Two years ago, a national system of road payment was introduced, unique for post-Soviet space

Convenient variant

Two years ago, a national system of road payment was introduced, unique for post-Soviet space

The PR manager of Kapsch Telematic Services’ BelToll system, Sergey Bury, tells us, “The new scheme is fairer than collecting money by ‘hand’. Toll roads are split into segments, each of around 20km, with drivers paying only for distance covered. Tariffs vary depending on the size of vehicle and number of axles. Devices detect all technical characteristics automatically, as soon as a vehicle drives below the system of payment control. Two payment methods are possible: using fuelling cards, or by pre-payment. The former is widely used by car companies, to allow them to pay by non-cash methods.”

The total length of Belarusian toll roads currently stands at  1189km

Who needs to pay to drive along Belarusian roads?

Drivers of passenger cars registered outside the Customs Union — including passenger mini-buses with up to 3.5 tonne capacity, and drivers of trucks and trailers with capacity of over 3.5 tonnes.

What will happen if a driver decides to cheat — failing to install an onboard unit?

The system will detect the car at the first control station. Operators will inspect the vehicle and save its data in a special bank of law-breakers, to which the Transport Inspection has free access. Inspectors then either find and stop this car on the road or send a penalty to the driver’s postal address. In the first case, the car would not be allowed to continue its journey until payment is made. In the second case, the driver must pay an increased fee within a set period: 260 Euros for a single case of passing below a control station without an onboard unit (with a load of over 3.5 tonnes). Another 260 Euros if the same violation is registered within two hours.

Can the system fail? What happens in this case?

Technical failure of the system is impossible (where it fails to perform its function). In all cases, an onboard unit immediately signals — indicating that something has occurred. In this case, we recommend a prompt call to a dispatcher to tackle the situation. If a driver calls our info-line when e-payment is collected by mistake, they bear no responsibility. However, if a driver fails to call, they need to settle the issue with the Transport Inspection. This can take a long time and, most probably, would not be to their advantage.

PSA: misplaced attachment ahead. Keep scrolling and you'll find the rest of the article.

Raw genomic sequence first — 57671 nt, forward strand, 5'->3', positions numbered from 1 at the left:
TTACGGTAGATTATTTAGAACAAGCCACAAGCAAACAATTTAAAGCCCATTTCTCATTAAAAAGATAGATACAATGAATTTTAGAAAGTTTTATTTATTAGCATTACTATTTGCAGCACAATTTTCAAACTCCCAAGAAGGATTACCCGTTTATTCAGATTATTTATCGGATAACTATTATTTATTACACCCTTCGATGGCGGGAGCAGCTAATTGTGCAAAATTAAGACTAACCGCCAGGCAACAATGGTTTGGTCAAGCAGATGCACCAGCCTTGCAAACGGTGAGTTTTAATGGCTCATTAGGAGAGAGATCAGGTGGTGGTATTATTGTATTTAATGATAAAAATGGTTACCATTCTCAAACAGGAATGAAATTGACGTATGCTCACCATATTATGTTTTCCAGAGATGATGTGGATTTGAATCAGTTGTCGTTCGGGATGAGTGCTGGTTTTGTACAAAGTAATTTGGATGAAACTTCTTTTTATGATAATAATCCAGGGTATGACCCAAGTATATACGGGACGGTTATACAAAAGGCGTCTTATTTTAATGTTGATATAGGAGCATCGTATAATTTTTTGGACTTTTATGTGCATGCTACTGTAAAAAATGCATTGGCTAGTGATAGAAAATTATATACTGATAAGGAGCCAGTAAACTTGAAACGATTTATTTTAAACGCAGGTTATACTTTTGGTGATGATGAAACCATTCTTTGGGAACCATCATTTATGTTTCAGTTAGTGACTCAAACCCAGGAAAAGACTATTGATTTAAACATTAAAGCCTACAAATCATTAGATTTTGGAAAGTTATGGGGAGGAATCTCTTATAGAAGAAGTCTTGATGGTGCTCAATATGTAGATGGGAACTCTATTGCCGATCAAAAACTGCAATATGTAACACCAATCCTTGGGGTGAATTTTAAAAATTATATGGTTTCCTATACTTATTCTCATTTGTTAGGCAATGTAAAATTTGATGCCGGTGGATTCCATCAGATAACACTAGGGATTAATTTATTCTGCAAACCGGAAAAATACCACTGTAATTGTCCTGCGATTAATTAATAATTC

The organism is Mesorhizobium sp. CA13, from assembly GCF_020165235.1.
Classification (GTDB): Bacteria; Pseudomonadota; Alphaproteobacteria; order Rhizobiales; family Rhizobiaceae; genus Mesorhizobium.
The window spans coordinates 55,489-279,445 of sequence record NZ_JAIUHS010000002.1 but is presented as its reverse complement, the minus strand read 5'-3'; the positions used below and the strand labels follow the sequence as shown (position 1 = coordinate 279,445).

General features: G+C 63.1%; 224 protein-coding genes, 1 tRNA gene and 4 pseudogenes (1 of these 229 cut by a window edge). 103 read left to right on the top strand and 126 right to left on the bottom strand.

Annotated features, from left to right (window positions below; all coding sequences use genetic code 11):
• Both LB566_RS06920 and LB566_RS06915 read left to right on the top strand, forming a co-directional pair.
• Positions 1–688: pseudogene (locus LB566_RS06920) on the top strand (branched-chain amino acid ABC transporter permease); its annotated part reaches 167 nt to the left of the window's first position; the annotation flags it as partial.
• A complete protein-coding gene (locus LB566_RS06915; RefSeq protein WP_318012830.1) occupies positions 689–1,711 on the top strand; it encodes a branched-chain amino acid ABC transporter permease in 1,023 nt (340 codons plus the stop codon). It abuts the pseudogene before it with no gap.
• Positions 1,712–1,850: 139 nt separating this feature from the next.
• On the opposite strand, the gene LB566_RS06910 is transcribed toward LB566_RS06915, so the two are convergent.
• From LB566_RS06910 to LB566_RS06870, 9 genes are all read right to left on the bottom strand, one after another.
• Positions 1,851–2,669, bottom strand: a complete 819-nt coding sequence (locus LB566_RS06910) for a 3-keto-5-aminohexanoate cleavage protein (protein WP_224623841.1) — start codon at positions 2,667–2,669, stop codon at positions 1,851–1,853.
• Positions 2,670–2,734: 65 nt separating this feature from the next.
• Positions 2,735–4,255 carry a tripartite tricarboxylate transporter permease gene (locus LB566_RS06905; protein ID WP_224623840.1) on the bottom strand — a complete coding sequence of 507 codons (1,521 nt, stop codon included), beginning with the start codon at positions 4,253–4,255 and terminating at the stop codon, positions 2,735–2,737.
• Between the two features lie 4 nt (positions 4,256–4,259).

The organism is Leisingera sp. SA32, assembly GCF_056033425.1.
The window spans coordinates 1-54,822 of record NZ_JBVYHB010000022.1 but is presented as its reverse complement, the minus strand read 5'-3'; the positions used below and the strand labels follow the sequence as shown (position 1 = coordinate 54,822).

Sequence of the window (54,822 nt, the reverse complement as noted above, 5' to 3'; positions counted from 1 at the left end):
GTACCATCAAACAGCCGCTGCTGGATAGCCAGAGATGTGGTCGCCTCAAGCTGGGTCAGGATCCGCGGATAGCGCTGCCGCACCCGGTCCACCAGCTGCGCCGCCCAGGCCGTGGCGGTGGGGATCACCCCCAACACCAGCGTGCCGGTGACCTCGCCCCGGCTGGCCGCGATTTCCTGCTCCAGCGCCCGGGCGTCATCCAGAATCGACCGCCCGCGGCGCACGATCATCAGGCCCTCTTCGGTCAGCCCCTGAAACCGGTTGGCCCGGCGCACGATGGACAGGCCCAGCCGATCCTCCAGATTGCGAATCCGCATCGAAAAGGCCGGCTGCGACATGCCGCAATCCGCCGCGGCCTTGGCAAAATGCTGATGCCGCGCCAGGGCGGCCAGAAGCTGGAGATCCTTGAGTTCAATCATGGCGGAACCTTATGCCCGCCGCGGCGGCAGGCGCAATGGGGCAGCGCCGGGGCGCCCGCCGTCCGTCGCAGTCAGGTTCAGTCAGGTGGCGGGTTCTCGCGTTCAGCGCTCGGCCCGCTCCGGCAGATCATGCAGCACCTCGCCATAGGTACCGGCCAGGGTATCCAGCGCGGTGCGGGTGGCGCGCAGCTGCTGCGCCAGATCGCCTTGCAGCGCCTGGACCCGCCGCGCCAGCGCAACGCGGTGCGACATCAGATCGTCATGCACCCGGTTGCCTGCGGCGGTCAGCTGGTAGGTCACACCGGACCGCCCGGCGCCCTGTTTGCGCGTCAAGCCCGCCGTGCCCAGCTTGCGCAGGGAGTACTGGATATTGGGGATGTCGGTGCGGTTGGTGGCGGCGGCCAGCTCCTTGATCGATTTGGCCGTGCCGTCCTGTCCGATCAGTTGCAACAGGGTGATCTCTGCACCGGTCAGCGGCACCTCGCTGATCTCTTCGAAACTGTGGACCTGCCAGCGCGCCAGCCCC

The intellectual technologies of our system make it possible to restore information at the next payment station, which can automatically recreate the previous transaction.

Who are the major users of Belarusian toll roads?

Around 50.5 percent are domestic drivers. Russians account for 13 percent. Ten percent are Poles, around 9 percent are Ukrainians and 7 percent are Lithuanians. Drivers of other states account for the remaining share.


Intellectual transport systems run by Kapsch Telematic Services for e-payment (similar to Belarusian) are operational in Austria, the Czech Republic, Poland and the South African Republic. Similar ideas are applied in Russia, the USA, Mexico, Canada, Australia, France, Sweden and dozens of other countries in Europe and Latin America; overall, over 280 projects are registered across 41 states worldwide. Russia, Kazakhstan and other neighbours are much interested in Belarusian experience of introducing a national system of toll roads.

By August 2014, e-payment for toll roads included the М-1/Е-30 highway, in addition to sections of the М-2 Minsk-National Airport) road, the М-3 (Minsk-Vitebsk), the М-4 (Minsk-Mogilev), the М-5 (Minsk-Gomel), and the М-6 (Minsk-Grodno-Bruzgi: a total of 933km. On August 1st, 2014, another 256km of highways were included: the М-7 (Minsk-Oshmyany-Kamenny Log) and the Р-1 (Minsk-Dzerzhinsk). As a result, the total length of Belarusian toll road currently stands at 1,189km.

By German Moskalenko
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